Let me put it another way: when you find yourself thinking "man, JavaScript sucks," remember that it's only painful in large quantities. And why do you need so much of it? 'Cause the DOM, CSS, and HTML standards are letting you down. Any language wired up to the browser today is subject to the same fate, and the insane reality that these things are specified under different roofs in processes that aren't subject to the popular will of web developers. Python doesn’t have it’s DOM APIs decided by the W3C, they borrow the idiomatic ElementTree API from within their own community. WebIDL is an artifact of a different time that has a tenuous relationship to idiomatic JavaScript, the CSS-OM barely exists, and DOM apologists are doing more harm than any of JavaScript's warts ever have. We can fix these things, of course, and here at Google we're trying – in good faith – to work in standards to make them better. But the bottom line is that the language isn’t the problem. I repeat: the language isn’t the problem, the platform is.

The only thing that's going to replace the web as universal platform is the next version of the web. Those of us working on Chrome believe that to the core and feel a deep urge to make things better faster. We might not always agree on the "how,” but we all believe that we can’t do it alone.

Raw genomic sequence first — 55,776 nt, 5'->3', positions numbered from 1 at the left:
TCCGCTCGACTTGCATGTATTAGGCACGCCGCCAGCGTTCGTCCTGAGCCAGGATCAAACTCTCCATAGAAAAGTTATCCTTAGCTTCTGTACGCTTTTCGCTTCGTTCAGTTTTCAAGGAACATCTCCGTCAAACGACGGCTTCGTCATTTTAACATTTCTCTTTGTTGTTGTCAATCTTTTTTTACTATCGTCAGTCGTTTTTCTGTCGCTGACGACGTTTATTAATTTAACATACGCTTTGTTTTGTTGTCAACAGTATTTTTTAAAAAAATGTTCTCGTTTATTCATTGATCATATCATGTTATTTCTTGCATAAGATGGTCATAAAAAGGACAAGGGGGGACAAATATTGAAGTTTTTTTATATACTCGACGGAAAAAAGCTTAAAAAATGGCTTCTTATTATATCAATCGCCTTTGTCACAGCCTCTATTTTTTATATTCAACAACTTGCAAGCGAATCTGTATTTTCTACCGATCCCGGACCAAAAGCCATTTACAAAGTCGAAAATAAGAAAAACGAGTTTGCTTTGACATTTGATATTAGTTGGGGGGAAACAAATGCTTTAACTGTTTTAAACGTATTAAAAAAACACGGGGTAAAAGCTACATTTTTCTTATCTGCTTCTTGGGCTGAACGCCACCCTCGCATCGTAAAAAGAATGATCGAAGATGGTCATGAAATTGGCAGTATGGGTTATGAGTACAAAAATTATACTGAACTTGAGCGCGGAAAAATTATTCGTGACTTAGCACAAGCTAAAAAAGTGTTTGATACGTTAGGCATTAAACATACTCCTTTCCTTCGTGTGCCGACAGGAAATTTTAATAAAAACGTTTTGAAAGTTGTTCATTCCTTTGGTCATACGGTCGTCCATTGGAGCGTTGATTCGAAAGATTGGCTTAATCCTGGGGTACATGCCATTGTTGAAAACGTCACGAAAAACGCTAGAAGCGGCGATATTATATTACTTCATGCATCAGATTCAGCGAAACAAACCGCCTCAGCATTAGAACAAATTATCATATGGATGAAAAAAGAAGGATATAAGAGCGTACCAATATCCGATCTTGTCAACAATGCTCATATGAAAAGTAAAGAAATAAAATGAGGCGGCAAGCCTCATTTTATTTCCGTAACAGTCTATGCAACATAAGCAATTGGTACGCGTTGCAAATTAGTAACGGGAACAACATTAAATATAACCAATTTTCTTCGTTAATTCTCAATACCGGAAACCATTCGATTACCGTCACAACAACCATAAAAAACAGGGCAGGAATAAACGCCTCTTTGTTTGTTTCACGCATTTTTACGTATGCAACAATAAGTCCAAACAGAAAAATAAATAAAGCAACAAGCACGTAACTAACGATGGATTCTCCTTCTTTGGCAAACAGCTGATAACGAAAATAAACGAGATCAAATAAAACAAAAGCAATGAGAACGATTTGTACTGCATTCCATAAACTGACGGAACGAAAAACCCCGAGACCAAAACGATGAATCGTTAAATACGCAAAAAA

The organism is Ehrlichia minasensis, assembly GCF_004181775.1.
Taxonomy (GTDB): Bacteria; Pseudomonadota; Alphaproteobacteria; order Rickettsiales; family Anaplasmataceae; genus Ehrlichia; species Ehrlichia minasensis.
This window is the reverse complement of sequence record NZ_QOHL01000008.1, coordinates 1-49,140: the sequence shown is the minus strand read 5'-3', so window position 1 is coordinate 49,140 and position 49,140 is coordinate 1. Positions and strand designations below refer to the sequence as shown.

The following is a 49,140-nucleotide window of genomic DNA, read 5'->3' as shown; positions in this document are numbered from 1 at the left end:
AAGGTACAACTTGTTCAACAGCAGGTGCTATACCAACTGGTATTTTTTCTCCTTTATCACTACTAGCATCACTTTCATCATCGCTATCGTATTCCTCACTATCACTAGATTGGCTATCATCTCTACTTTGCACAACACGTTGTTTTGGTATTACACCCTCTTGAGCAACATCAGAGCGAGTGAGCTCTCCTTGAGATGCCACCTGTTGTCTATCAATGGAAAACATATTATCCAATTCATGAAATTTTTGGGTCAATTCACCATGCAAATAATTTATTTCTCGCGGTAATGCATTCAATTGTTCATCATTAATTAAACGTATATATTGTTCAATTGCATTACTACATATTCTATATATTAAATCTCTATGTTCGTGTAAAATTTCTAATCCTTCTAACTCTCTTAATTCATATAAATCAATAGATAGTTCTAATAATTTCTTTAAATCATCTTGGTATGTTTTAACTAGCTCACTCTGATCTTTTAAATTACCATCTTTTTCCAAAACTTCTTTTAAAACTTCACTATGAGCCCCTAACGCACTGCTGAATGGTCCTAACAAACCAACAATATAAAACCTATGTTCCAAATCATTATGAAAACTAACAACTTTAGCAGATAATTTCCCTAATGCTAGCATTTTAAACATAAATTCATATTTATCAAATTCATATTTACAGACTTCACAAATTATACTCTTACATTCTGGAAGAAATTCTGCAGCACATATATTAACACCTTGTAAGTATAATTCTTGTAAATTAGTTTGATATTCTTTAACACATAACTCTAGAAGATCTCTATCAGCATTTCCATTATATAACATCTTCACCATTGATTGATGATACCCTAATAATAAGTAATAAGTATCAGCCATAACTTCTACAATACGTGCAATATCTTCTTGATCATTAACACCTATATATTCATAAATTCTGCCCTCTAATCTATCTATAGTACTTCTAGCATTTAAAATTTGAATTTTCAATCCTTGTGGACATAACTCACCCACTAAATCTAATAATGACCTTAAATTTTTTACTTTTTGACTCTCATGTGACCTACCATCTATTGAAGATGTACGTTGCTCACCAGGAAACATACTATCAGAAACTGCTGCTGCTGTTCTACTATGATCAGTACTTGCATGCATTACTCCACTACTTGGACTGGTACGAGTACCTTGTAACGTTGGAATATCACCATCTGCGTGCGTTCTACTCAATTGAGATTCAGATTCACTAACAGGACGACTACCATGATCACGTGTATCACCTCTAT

Non-Admin Chrome Frame, Now Stable!

The title says it all: you can now put a link like this in your app and users will get the stable version of either admin or non-admin Chrome Frame, depending on what rights they have on their system:


The redirect=true ensures that once the the install completes, users are automatically redirected back to your site (slick, huh?) and the conditional comments keep the prompt from being shown to folks with modern browsers.

At the top of your document you'll still need to add the header or meta tag to your apps/pages to opt-in to Chrome Frame rendering:

    <meta http-equiv="X-UA-Compatible" content="IE=edge,chrome=1">

Couldn't be easier, and if you're using a starter kit like the excellent HTML5 Boilerplate, it's already in there!

Nearly forgot...

So, why, you might ask, did it take this long from showing user-mode at I/O to get this to the the world?

Good, if convoluted question. The answer is long, complicated, and involves a harrowing-yet-seamless transition of hundreds of millions of Chrome installs to a new installer infrastructure, but I'll skip to the punch line: millions of users won't even have to download Chrome Frame to install it. Chrome Frame's quick-enable mode is available on every system that has Chrome installed -- even if Chrome isn't being used as the default browser -- which means that for many of your users installing Chrome Frame can be nearly instant. No download, no traditional install process. Just "activate", "accept" and those users are on their way back to your site to experience the HTML5 goodness you've built.